Tuesday, April 29, 2014


Late April 2014 Edition

OH BOTHER, MK Davis is back at it again. As if we didn't already know this, MK....
The question, "When was the Patterson film taken and who took it?"

Thank you for wasting 16 minutes of our time, MK. This video again clearly demonstrates only his faulty thinking and conspiratorial theoretical leaps.

Here is a recently-emerged frame from the film with the truest-to-life colors I've ever seen:
The true colors of the plants, trees and sand on the Bluff Creek sandbar.
* Those patches of trees with the red leaves are vine maples, and still grow on those same spots today, turning red in mid to late October or early November.

* The color red is shown by MK from two separate copies of the film. Color balances differ. The "dead foliage" in his scanned image from Patricia shows the red vine maples shifted to brownish or orangish red. The other colors such as yellow show fading too. The vivid reds and yellows of the maples are distinct features of that very spot today, and the vine maples never turn red before October (in my 12 years of observation up there and also in the long memories of older locals in this area I've asked).

* The 1964 Flood did not get up that high and kill those trees. It killed those alders down on the sandbar that the flood created but left the trees at the back and up the banked hill there alone. This evidence exists still today all up and down the creek. The green trees seen in the PGF are Douglas fir mostly old growth, with some understory shrubs like Oregon grape and rhododendron and azalea. Alders grow down on the sandbar, but were mostly washed away by the historic flood.

* Bill Munns has a complete copy of the first roll of film and had shown that it is contiguous, with natural camera stops between scenes, is unedited, and was clearly shot at the same time of year as the Bigfoot part. The horseback scene was shot in the shadows of the canyon downstream and thus there was a big difference in exposure between there and the fully exposed sandbar where the Bigfoot appears. This accounts for color differences.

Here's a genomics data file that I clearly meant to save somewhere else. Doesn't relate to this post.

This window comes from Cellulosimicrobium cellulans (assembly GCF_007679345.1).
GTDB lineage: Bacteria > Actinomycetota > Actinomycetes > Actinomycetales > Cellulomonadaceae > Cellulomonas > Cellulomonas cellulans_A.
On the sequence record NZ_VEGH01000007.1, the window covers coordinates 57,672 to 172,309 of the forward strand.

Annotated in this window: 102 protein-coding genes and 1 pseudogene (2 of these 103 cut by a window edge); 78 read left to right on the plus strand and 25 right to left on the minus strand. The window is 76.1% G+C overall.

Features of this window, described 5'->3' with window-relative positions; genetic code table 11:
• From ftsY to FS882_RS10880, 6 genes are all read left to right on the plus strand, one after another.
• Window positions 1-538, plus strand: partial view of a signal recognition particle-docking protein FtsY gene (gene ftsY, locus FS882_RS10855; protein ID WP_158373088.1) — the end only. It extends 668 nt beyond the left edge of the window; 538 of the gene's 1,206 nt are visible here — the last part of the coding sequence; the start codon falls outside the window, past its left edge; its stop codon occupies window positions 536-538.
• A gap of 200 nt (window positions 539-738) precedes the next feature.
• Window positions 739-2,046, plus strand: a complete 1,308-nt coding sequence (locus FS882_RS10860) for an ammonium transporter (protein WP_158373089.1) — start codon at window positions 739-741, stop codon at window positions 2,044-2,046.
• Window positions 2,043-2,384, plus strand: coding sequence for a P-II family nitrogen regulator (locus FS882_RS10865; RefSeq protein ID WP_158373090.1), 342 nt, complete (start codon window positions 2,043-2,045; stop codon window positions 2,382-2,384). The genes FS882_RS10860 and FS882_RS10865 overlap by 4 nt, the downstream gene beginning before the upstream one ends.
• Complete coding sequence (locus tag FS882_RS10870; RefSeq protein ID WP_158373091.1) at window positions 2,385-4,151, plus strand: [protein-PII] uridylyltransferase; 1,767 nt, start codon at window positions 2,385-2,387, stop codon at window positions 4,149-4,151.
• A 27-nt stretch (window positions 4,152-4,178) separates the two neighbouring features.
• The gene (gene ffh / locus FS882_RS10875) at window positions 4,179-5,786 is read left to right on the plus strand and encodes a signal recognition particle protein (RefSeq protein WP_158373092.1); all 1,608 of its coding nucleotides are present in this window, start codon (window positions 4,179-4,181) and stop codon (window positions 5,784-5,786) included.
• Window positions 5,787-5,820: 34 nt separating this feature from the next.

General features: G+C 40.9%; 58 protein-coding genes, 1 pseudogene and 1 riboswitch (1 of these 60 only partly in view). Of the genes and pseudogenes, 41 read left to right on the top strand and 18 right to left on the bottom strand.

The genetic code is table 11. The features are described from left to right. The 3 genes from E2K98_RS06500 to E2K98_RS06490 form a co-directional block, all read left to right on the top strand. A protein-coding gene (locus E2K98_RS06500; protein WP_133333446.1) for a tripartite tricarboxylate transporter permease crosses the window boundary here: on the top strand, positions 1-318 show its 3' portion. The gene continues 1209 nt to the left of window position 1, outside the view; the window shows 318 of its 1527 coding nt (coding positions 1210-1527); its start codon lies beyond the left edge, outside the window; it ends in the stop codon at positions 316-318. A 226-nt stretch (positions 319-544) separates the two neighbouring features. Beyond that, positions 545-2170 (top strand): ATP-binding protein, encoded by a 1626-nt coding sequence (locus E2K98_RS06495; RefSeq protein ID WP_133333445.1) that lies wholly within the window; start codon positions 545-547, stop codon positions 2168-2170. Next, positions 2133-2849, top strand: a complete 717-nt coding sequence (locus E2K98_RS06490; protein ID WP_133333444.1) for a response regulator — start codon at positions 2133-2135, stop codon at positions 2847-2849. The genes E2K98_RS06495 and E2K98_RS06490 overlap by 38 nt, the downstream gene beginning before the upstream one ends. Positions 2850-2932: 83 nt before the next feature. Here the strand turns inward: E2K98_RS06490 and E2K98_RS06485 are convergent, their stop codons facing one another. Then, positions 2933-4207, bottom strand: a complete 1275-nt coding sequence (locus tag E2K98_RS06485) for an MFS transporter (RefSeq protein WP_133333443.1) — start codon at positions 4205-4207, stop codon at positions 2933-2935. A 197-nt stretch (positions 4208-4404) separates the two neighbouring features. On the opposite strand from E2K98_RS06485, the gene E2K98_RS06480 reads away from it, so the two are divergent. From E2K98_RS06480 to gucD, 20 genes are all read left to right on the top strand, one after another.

* In the questioning of Gimlin the guy asks who was carrying the camera when they rode out that day. Gimlin obviously meant that Roger was carrying the camera and filming things. This was because Gimlin was not a camera guy. Easy explanation: Then Roger wanted footage of himself. So he asked Bob to film him, needing only to say, Bob, just flick this switch here and hold it steady. Both accounts can exist without contradiction. This does not indicate a lie on Gimlin's part, but just a differing interpretation of the intent of the two questions.

* The film was shot in 1967, October 20th, at shortly after noon (approximately 1:00 p.m., but unverified by a watch at the time). At this time of day that shadow length is totally natural at that time of year. As stated above, MK offers no time of day nor date on the year for his comparison photo, and he certainly wasn't standing on the correct film site besides.
The Big Tree in June 2012, surrounded by green-stage vine maples.
In other words.... MK is a fool playing goofy games on a computer. He can't even locate the correct film site, heading downstream to no man's land. The guy is lost in the woods and dreaming paranoid fantasies of massacres and flowing bloody streams with Bigfoot corpses piled high. Absurd.

The matter is settled and obvious, yet MK persists on his obfuscation and deliberate confusion of simple issues in order to advance his imaginary conspiracy theory and to gain attention and special fame. 

There are many things still to be known about the PGF, but they are not to be found using delusional imagination. 

His colors are being observed in somewhat degraded images from film copies. The natural colors are shifted somewhat. After that he intentionally manipulated cookies trying to show blood where there was none. Absurd.
A crop of that frame from the film.
The contiguous and unspliced scenes from the roll of film Patterson shot
(with some help from Gimlin). Bill Munns states that these are natural camera transitions.
Note how the reds are more prominent in the third scene, which is shot in a shadowy canyon.
MK Davis' scan take from Patricia Patterson's transparency. Note the degradation of reds, yellows and browns.
A photo from Tony Healy in 1978, showing the colors of foliage on the site, the vine maples not yet turned red.
Me just downstream from the site in August. This is what the foliage looks like that time of year.
Behind me are alders, vine maples, broadleaf maples, Douglas fir, and rhododendrons and ferns.
More Fun MK Errors...
MK's incorrect view of the PGF site perspective.
Perspective  corrected by me and confirmed as accurate by Bill Munns and our site survey.

MK believes a story handed down from great ur-hoaxer, IVAN MARX. More Massacre Madness...